On Afro-Arabs


Okay well, they aren’t really Afro-Arabs per se, but I wanted to jot some thoughts I have about all these African Muslim women who were raised in the Arab World and how that changes their perspectives on their own countries, on Islam and even on beauty.

It’s one thing to read about the way expats change things in their host countries upon return from Saudi, Kuwait or wherever, and it’s another thing to sort of see it in action.  I don’t know what to think, I guess I am still thinking out loud about it… you know remarking to friends and acquaintances here that “wow you know you look Eritrean, Somali, Sudanese, Mauritanian, Nigerian etc. on the outside, but you are sooooooooooooo A-rab!”

It’s not a compliment, it’s not a diss, but just an observation.  I think growing up in the Arab world, and in the Gulf in particular creates a connection and disconnect from the homeland that is different from the immigrant experience in the US or even Europe.  I don’ t know how I feel about this yet, if it even matters.  At any rate let’s look at how/why?

1. many of these girls were born in Qatar, UAE, Saudi Arabia etc and their parents lived/have lived in these countries for decades, but they NEVER had hope of gaining citizenship.  The end result is loads of people who are born and raised in a place but carry the passport of a country that they hopefully go to once a year, but a lot of times haven’t been there more than 5 times in their lifetimes.  How strange it is to have someone answer “I am from Eritrea” or Djibouti or Mauritania when you ask, but then they don’t know much more than you do about their country, or worse yet, talk about their African homelands as if they were the dirtiest, most corrupt place on earth.

At the same time though, I have found that most of the girls are not even trying to claim Arab identity at least not verbally even though they admit that their mindsets, musical tastes etc. have more to do with what’s hot in the Arab world than it does in the African one… granted some of them are from Arab-African countries.

2. Islam. Islam. Islam. Well, religious practice is more like it.  I find it interesting that some of the girls here hold beliefs that are more in-line with the local Arab population’s practice of Islam than it is with the realities on the ground at home.   More gender segregation, more hijab wearing— as a symbol of religious piety/following a religious edict, more abaya wearing— well not as much as the locals do, but I see more of that than people wearing whatever the national dress of their countries are … in general.  And of course there is Sufi bashing…lol….

It never ceases to amaze me when I see an African woman going crazy over a strand of hair/ piece of ankle/arm/leg showing or frowning/being scared to interact with men (I mean talk to a classmate kind of way) when I know and she knows people in her community don’t usually act like that..lol…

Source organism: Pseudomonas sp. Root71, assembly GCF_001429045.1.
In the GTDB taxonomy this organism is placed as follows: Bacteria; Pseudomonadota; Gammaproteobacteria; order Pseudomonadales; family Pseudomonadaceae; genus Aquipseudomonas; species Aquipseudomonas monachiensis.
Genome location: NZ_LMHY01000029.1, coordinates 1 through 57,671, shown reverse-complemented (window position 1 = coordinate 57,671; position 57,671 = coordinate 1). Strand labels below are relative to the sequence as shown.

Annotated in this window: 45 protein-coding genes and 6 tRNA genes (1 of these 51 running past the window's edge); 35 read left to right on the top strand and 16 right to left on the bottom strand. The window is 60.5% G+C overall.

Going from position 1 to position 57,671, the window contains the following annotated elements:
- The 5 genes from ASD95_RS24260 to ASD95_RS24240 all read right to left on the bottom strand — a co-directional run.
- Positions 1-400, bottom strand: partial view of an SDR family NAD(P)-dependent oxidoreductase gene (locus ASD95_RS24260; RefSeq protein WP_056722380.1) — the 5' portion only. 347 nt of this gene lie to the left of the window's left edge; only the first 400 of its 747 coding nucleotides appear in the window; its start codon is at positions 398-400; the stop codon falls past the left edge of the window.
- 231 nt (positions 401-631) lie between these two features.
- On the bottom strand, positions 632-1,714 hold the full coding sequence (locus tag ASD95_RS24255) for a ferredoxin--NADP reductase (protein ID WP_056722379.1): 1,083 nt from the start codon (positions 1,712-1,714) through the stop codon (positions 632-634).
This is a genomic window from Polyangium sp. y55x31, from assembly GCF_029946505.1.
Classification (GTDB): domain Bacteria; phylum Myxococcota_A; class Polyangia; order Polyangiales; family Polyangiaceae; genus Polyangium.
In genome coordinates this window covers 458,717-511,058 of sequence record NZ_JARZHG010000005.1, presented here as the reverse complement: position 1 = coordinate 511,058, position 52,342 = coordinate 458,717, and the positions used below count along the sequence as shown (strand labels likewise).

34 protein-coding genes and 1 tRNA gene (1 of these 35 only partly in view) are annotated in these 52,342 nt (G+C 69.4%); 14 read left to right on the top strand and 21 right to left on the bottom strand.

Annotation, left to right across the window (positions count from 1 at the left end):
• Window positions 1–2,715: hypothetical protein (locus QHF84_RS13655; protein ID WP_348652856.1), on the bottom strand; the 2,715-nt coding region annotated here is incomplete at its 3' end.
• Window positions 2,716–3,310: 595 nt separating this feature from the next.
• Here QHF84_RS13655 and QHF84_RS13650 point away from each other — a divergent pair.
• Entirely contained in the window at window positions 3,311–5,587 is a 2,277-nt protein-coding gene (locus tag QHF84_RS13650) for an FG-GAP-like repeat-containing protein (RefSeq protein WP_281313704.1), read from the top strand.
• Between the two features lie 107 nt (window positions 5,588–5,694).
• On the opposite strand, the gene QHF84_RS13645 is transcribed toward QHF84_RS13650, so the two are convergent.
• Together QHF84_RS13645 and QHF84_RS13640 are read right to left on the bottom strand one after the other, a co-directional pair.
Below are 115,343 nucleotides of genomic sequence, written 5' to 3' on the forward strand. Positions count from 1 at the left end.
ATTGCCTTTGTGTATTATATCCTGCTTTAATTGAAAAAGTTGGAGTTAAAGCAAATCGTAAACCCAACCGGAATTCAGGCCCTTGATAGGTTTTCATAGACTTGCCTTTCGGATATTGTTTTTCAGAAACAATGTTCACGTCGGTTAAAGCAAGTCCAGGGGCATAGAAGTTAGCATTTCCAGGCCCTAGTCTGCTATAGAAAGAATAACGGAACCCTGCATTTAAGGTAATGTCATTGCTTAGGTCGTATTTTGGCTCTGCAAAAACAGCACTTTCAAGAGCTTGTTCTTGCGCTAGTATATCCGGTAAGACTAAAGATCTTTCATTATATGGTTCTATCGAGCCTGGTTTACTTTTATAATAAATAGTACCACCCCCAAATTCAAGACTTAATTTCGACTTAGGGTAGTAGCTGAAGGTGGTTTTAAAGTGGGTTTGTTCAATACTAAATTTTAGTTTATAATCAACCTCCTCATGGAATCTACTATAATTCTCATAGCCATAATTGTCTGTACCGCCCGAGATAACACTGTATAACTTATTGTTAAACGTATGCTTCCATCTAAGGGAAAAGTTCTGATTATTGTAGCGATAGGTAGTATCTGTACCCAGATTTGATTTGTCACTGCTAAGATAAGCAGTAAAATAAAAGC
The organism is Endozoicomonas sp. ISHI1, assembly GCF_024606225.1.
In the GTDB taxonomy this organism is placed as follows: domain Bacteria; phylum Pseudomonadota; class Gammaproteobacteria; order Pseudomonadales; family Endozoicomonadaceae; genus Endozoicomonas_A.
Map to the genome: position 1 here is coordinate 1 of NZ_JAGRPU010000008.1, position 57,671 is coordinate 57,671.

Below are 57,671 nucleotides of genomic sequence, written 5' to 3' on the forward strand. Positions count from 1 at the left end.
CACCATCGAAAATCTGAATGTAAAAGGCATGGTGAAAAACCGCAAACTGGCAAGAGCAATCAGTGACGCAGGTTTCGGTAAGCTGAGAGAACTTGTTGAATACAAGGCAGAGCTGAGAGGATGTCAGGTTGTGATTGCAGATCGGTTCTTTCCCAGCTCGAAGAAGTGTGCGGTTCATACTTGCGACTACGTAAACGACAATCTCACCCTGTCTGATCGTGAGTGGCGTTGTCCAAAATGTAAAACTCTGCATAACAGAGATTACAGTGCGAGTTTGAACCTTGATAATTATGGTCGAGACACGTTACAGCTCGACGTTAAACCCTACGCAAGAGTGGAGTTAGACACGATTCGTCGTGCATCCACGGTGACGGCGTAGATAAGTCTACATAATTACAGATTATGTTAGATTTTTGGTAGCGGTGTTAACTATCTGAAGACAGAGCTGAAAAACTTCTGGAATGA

BUt seriously, this is probably someone’s dissertation topic or something, but the question that keeps coming up for me is why?  —– Why do you appropriate something that is foreign to your own culture, especially in the religious realm?

Is this the result of the primacy of (Gulf) Arab customs in the minds of these expats? Or is it simply that they believe that the way things are done here, are correct? (which leads back to the previous question). Or is this just a natural part of living in a new country, adapting to a new environment?

I haven’t had a any straight,well complete answers on this one, I just want to understand people better, but I think/guess I am asking questions that people don’t think about/haven’t thought about so it’s hard for people to formulate answers…. or maybe I already have an answer in mind and I trap them with my own reasoning so they can say what I already assume (totally possible unfortunately)

3. Language, well this happens in the states too, they can speak Arabic like water, but many of them can not string together a sentence in their parent’s mother tongue.  I think it’s sad when it happens in other places and I certainly think it’s sad here.  I wish I spoke my mother’s language, just because it’s such an important part of culture and such a beautiful way to keep future generations connected… but oh well, it’s hard to do in a foreign country, especially one where African languages don’t have the same sort of cache as Arabic would…

but still strange in the sense that I would think there would be more preservation of that part of the cultural tradition, because of the host country’s unwillingness to let people assimilate at least on the official level…

4. Food, goes in tandem with language, but it seems like a lot of the Afro-arabs don’t know a darn thing about foods from their homelands, but they can tell you where to get the best tabouli, shwarma, and random Khaleeji dishes etc.  This to me is a bit surprising considering that some of them come from countries that don’t really specialize in that sort of thing… but oh well.